November 30, 2011 Weddell Seals at Turtle Rock
Yesterday the research team drove out to Turtle Rock to collect samples. Turtle Rock is a small island off the coast of Ross Island. It is located 15 kilometers North/Northeast from McMurdo Station. We went out there to collect sediment samples from the sea floor. We expect the sediment here will have less pollution than the diving sites closer to McMurdo.
Arriving at the dive hut
As we drove up to the dive hut in our Pisten Bully, I noticed dark spots along the ice. Were they islands? Cracks in the ice? As we got closer I discovered they were Weddell seals! There were over 50 of them basking in the sun and napping along the ice. The large number of seals made one thing evident: beware of cracks in the ice! Weddell seals live on the sea ice, but they dive down into the water near cracks in the ice, which serve as breathing holes. If you see seals on the ice, you can be sure there is access to the water nearby.
Up close with the seals
While Terry Palmer and Steve Rupp collected sediment samples on the sea floor, I spent some time observing the seals. A mother was nursing a pup nearby while other seals lounged on the ice. The seals would communicate in a variety of ways. Sometimes they would make creaking and clicking sounds, other times they would grunt and groan. If you listen carefully in the video below you can hear these sounds.
A seal's life
We saw many mother seals with their pups on the ice. From late August to early November, female Weddell seals crawl out onto the ice to give birth to their pups. Then the mothers spend about a month on the ice, feeding their young instead of feeding themselves. You can imagine the transformation these mothers undergo--their bodies change from being plump before giving birth to being quite thin (for a seal) after a month of nursing. The mothers at Turtle Rock have long bodies that are concave, while the pups show a convex shape.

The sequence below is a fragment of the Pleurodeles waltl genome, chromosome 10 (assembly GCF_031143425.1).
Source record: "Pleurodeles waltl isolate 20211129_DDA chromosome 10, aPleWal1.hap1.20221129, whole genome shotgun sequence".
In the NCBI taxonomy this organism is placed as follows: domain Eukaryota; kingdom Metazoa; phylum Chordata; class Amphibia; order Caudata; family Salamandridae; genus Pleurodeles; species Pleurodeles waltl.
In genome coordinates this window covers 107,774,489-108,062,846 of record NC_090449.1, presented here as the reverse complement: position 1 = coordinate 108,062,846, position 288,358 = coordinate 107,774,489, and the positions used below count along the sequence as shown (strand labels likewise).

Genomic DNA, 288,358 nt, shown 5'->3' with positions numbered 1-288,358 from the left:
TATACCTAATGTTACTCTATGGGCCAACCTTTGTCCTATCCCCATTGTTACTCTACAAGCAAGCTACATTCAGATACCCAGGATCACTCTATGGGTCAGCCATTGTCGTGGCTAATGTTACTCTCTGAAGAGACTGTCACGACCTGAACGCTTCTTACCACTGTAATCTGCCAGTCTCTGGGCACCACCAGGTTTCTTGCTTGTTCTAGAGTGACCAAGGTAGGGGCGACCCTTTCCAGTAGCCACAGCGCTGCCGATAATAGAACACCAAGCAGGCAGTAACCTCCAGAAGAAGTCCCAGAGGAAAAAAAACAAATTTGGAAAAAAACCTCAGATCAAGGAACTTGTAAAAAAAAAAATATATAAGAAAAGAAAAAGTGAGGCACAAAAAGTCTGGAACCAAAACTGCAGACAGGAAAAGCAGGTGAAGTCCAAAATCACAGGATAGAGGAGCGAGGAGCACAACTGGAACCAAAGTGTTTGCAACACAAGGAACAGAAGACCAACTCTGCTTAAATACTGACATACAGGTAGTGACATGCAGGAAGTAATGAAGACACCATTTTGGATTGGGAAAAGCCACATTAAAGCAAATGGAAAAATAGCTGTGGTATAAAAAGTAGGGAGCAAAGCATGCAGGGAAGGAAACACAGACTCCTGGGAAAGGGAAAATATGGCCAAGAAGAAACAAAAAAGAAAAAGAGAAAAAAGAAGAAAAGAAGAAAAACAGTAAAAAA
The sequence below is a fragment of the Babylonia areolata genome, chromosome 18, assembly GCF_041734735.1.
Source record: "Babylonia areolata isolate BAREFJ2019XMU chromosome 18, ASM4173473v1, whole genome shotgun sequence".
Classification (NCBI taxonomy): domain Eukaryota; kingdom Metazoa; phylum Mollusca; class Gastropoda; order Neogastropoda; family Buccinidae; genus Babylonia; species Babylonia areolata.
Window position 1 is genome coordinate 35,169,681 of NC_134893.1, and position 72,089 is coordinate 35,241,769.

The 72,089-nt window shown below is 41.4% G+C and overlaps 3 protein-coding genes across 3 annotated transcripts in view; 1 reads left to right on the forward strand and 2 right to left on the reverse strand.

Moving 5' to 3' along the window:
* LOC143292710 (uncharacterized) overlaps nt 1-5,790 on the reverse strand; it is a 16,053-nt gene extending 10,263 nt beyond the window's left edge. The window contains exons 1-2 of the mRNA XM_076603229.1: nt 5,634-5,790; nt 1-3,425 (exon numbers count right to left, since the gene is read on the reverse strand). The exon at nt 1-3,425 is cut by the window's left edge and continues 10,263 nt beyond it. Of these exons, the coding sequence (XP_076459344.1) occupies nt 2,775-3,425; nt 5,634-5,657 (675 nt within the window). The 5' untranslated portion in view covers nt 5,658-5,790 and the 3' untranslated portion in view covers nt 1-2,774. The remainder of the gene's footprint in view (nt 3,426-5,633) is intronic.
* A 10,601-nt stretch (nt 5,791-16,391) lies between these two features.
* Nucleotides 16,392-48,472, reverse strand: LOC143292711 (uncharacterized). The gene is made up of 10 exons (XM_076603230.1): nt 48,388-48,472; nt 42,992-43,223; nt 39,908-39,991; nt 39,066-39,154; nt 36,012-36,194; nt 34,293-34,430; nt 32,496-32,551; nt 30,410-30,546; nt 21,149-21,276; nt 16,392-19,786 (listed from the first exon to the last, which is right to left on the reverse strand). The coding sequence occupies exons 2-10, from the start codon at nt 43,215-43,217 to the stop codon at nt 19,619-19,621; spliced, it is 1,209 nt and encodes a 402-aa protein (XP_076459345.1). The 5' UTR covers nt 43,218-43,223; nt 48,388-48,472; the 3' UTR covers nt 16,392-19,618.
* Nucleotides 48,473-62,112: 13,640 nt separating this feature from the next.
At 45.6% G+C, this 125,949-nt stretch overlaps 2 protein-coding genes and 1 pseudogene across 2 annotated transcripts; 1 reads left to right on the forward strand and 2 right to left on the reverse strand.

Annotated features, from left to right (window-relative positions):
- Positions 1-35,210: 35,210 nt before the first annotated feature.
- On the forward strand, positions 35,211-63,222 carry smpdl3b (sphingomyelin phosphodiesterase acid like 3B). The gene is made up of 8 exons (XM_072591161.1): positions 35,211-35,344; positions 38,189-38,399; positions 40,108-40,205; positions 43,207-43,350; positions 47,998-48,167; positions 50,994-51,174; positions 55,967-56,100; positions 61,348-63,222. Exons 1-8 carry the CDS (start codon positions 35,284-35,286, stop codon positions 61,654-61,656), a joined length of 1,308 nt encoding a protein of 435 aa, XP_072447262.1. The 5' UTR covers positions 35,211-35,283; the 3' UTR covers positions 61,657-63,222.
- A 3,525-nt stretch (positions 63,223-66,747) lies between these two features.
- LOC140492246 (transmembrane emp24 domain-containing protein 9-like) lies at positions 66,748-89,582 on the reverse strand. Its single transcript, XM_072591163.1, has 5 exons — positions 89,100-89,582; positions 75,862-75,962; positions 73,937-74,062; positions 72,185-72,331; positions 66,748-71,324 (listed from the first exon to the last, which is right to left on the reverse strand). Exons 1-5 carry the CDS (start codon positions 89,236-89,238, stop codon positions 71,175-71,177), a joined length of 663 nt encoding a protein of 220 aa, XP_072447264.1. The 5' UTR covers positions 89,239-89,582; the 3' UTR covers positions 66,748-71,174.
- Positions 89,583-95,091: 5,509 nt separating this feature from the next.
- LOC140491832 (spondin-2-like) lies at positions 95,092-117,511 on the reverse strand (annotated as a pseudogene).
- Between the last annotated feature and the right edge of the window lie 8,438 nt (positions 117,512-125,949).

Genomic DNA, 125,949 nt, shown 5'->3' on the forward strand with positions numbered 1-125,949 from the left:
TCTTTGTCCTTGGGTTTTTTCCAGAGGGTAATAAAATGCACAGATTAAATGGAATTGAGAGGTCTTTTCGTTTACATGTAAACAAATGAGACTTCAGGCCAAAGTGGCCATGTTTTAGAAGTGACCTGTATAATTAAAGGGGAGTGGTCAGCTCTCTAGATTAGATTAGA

Many of the pups at Turtle Rock were nursing, as you may have seen in the video. Seal milk is unusually high in fat. 60% of Weddell seal milk is composed of fat. That is very high compared to the fat content in other animal's milk: 3.9% for cows, 3.5% for goats, 6% for sheep, and 4.1% for humans. Weddell seal pups gain weight quickly while nursing. Most pups' weight double from their initial birth weight of 55 pounds in just 10 days. This is important since the pups' mothers will start nudging them into the icy water after they are one week old. By 7 weeks, the pups typically weigh around 240 pounds.
For more information on Weddell seals, click here
Why do you think the seals give birth to their pups on the ice? How is this a survival strategy?
Why is the Weddell seal's milk so high in fat? How is a survival strategy?
If a Weddell seal pup initially weighs 55 pounds, and doubles that weight in 10 days, how much weight does it gain on average every day?
If the Weddell seal weighs around 240 pounds after 7 weeks, how much weight does it gain on average every week? Every day?
Cool Careers in Antarctica
Meet Douglas Hilbrant. Without him there would be no food, fuel, or people in McMurdo. That is because he helps maintain the planes that bring all those things here. He fixes and keeps equipment running that supply electricity and air pressure to the planes when they are being prepared for flight. His official job title is aerospace ground equipment. Before coming here, he was a mechanic in Florida. He grew up surrounded by aviation in Pensacola, Florida, which hosts a naval air station. This is his first season in Antarctica. He arrived on August 21st.
Interested in this career? Click here to learn more!